Marchman Act FAQ

Florida Marchman Act FAQ

Information from Tranquil Shores & Our Recovery Specialists

Watching someone struggle with drug or alcohol abuse is a traumatic experience for friends and family. As their addiction progresses, the person may transform beyond recognition, and their substance abuse may become more harmful over time. When addiction escalates to the point of someone posing a threat to themselves or others, the people around them typically wonder what they can do to help their loved ones.

If someone you care about in Florida won't seek treatment for a dangerous addiction, the Marchman Act may be an option for getting them the help they need. In this guide, our addiction recovery and rehab professionals from Tranquil Shores provide answers to some of the most commonly asked questions about the Marchman Act. If have any more questions or want to speak with an addiction treatment specialist now, then please call (727) 888-6623.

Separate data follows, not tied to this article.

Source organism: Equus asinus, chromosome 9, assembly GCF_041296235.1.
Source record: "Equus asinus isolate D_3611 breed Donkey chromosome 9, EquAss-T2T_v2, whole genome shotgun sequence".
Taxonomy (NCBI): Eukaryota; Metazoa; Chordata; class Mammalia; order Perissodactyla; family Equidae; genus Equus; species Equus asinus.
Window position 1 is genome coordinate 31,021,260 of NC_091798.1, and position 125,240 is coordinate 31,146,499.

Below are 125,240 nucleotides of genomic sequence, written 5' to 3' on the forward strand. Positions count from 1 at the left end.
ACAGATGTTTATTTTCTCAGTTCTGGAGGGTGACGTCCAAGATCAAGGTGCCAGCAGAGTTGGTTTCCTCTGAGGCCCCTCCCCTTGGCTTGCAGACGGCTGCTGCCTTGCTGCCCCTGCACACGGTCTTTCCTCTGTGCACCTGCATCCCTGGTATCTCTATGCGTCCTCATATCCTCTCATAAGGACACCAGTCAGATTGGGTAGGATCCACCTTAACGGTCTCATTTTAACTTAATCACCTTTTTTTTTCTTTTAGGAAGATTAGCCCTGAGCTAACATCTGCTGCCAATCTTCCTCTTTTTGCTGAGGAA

What Is the Marchman Act?

The Marchman Act is the colloquial name of a Florida-specific statute that was created to provide help to people who meet two of three criteria:

  1. They have lost self-control regarding their substance abuse; and
  2. They pose a danger to themselves or others through action or neglect; or
  3. They do not have an appreciation of their need for treatment and are not able to make rational decisions in terms of their care as a result of their substance abuse.

The Florida Marchman Act allows a civil court (not a criminal court like drug court in some states) to order requiring an adult impaired by addiction to undergo an assessment for substance abuse and, potentially, complete treatment. If the person in question does not comply with the civil court order, there is a range of potential legal consequences decided by the individual judge. In short, the Marchman Act allows you to help a loved one who is in danger due to severe addiction by officially intervening and pointing them toward treatment options.